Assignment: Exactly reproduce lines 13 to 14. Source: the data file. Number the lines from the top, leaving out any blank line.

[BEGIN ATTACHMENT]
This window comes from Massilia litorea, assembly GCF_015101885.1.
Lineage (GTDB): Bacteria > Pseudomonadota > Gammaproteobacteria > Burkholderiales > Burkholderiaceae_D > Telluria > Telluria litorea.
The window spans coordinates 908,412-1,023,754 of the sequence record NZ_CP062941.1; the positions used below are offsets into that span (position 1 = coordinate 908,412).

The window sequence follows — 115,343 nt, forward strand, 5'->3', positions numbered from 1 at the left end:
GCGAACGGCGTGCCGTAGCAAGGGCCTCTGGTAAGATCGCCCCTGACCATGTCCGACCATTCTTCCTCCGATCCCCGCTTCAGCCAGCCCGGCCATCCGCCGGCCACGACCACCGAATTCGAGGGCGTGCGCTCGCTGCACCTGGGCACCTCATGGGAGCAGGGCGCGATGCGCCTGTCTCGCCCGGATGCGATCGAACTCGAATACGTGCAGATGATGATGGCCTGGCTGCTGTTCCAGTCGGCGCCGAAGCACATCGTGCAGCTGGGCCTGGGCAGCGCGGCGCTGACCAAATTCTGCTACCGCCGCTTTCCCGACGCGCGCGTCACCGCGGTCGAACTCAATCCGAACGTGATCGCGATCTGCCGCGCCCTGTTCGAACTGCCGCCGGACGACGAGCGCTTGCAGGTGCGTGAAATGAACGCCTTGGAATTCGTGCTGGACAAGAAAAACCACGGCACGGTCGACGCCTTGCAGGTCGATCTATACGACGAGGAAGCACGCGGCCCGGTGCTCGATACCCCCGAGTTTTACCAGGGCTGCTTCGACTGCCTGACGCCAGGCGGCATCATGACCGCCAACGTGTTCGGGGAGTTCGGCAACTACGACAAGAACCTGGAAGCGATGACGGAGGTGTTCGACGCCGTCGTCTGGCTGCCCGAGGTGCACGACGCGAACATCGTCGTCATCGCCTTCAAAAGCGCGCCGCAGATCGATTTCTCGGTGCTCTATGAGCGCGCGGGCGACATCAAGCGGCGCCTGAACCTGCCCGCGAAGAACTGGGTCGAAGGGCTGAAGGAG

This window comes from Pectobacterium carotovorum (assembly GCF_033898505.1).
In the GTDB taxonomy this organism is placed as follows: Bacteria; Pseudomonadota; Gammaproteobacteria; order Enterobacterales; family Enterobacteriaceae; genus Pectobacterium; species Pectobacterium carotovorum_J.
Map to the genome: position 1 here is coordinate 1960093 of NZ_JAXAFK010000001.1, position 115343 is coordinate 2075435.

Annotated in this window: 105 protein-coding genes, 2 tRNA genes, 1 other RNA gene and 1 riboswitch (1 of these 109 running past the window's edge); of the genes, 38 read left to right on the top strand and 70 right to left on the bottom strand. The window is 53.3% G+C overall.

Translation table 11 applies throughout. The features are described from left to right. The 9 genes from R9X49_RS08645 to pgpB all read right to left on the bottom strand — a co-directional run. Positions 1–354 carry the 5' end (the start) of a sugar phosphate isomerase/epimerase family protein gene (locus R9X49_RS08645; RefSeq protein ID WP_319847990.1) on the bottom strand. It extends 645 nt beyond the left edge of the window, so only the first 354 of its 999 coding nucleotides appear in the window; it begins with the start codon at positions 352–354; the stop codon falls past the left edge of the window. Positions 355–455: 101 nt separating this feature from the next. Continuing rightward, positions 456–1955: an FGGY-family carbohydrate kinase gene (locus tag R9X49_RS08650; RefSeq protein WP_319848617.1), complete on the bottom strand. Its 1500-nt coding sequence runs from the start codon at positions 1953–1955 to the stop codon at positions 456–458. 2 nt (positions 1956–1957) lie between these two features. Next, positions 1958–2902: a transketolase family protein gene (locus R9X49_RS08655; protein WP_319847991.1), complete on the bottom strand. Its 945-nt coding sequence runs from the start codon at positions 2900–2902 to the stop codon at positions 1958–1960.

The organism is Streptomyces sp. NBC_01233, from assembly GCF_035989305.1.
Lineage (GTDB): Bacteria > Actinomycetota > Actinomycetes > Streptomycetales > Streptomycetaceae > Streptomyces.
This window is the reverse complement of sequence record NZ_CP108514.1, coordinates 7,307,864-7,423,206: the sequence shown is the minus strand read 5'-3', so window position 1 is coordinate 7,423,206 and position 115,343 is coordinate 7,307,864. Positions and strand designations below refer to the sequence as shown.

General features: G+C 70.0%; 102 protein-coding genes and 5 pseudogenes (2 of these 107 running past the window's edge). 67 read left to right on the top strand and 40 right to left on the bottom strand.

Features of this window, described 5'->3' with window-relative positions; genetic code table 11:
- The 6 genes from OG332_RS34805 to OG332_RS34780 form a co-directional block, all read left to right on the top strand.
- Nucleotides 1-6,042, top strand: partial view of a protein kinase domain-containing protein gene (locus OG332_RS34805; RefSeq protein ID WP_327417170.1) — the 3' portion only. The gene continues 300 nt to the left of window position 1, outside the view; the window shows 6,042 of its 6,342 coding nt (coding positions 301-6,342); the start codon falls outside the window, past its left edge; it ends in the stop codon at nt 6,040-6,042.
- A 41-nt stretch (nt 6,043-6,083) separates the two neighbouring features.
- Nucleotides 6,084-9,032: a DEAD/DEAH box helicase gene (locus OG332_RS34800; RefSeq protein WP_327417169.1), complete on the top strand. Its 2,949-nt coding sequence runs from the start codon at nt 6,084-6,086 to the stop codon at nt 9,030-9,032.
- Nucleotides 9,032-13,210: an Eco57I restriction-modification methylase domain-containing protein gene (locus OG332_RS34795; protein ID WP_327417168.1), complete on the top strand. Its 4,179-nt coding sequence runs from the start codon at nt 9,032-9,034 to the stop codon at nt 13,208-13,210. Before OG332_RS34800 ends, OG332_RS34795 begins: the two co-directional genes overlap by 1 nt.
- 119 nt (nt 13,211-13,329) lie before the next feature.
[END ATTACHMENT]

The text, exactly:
This window is the reverse complement of sequence record NZ_CP108514.1, coordinates 7,307,864-7,423,206: the sequence shown is the minus strand read 5'-3', so window position 1 is coordinate 7,423,206 and position 115,343 is coordinate 7,307,864. Positions and strand designations below refer to the sequence as shown.

General features: G+C 70.0%; 102 protein-coding genes and 5 pseudogenes (2 of these 107 running past the window's edge). 67 read left to right on the top strand and 40 right to left on the bottom strand.